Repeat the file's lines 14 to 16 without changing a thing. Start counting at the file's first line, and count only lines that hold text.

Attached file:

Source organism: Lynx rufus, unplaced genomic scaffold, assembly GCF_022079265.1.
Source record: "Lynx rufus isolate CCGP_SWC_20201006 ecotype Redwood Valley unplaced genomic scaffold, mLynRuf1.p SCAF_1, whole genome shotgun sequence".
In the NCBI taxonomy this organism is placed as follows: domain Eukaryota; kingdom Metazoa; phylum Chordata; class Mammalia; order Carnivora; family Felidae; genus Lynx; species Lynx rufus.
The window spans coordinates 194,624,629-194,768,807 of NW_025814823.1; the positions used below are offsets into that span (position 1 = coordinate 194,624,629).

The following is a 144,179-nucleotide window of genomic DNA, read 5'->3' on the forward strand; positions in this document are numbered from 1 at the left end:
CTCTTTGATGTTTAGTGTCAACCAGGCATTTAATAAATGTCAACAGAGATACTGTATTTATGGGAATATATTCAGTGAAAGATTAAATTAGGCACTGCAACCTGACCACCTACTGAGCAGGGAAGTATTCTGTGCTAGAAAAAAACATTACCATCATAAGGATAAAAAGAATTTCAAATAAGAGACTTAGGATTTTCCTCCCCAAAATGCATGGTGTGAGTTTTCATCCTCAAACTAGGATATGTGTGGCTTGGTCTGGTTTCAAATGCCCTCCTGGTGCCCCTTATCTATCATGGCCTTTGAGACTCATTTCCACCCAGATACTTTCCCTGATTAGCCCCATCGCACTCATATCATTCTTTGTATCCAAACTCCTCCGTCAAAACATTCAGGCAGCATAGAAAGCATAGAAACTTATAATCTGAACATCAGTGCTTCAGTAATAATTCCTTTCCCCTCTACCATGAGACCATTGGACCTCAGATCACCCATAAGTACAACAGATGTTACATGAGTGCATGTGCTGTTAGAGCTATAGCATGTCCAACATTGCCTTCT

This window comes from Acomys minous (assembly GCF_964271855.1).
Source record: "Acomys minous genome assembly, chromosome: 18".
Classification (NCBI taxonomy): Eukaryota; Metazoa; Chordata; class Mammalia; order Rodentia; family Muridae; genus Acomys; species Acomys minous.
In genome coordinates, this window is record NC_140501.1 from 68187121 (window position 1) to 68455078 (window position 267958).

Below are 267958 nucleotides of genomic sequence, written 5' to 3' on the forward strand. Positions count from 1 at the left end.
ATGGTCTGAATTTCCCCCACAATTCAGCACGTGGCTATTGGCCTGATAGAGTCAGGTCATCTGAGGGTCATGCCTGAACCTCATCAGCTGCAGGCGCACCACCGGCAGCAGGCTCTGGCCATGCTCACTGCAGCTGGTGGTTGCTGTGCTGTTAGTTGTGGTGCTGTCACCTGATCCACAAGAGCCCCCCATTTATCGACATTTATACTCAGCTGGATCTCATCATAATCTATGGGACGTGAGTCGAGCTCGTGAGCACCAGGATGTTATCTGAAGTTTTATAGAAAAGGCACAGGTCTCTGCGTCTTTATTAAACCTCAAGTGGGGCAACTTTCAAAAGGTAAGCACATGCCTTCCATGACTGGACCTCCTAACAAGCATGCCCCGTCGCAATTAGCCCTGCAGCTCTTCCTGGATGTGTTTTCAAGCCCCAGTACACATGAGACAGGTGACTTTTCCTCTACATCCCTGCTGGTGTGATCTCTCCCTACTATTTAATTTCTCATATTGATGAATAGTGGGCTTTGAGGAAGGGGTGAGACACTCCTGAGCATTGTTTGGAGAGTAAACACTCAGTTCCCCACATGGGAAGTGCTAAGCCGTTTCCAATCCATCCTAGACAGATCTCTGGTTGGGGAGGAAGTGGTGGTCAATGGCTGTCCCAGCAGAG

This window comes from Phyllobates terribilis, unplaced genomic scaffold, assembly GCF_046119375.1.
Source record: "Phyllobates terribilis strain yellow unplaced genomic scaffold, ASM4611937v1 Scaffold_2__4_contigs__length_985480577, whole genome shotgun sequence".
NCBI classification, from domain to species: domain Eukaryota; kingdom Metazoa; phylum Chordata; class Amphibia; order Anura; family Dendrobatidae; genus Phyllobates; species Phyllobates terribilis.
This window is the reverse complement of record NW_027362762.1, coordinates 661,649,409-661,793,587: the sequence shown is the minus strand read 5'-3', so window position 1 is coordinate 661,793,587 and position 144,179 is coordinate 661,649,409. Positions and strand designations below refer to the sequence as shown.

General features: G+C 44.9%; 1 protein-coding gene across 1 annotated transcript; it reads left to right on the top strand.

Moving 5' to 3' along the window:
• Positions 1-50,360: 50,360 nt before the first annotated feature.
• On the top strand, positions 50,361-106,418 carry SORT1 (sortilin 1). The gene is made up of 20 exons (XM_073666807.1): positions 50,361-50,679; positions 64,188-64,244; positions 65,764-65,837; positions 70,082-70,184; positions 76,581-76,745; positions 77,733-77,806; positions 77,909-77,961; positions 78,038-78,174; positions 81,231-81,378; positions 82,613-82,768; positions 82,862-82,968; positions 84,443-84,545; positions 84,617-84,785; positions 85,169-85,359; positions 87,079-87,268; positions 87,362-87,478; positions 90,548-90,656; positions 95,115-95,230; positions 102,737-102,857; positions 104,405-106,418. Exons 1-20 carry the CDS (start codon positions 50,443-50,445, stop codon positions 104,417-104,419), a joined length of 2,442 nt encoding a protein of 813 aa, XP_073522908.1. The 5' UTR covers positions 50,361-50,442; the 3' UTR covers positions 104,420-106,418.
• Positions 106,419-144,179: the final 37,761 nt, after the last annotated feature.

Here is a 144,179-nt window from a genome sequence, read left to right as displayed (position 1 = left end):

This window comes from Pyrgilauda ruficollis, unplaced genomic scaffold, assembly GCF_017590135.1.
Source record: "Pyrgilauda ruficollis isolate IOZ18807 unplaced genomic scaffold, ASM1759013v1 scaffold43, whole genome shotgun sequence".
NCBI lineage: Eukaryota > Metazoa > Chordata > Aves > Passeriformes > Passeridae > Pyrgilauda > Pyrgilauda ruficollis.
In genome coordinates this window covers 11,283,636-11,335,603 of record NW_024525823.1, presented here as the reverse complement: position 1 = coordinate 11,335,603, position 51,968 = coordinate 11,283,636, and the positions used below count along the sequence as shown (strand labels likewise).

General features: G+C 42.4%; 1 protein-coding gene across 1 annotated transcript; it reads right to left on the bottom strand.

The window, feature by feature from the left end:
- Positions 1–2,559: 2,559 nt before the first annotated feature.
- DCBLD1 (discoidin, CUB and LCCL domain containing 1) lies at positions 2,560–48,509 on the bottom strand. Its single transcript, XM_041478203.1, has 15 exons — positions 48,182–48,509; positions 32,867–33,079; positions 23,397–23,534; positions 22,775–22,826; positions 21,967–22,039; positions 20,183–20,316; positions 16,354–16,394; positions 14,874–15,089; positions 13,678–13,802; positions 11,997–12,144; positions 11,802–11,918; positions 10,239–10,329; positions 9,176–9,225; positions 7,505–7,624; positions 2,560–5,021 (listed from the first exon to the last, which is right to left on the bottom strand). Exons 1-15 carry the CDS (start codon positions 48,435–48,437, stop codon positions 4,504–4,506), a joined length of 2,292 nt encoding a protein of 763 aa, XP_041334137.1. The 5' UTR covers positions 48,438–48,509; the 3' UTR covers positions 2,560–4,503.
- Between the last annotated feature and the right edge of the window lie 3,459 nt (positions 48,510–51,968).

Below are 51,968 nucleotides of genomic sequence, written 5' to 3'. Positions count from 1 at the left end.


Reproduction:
Source record: "Phyllobates terribilis strain yellow unplaced genomic scaffold, ASM4611937v1 Scaffold_2__4_contigs__length_985480577, whole genome shotgun sequence".
NCBI classification, from domain to species: domain Eukaryota; kingdom Metazoa; phylum Chordata; class Amphibia; order Anura; family Dendrobatidae; genus Phyllobates; species Phyllobates terribilis.
This window is the reverse complement of record NW_027362762.1, coordinates 661,649,409-661,793,587: the sequence shown is the minus strand read 5'-3', so window position 1 is coordinate 661,793,587 and position 144,179 is coordinate 661,649,409. Positions and strand designations below refer to the sequence as shown.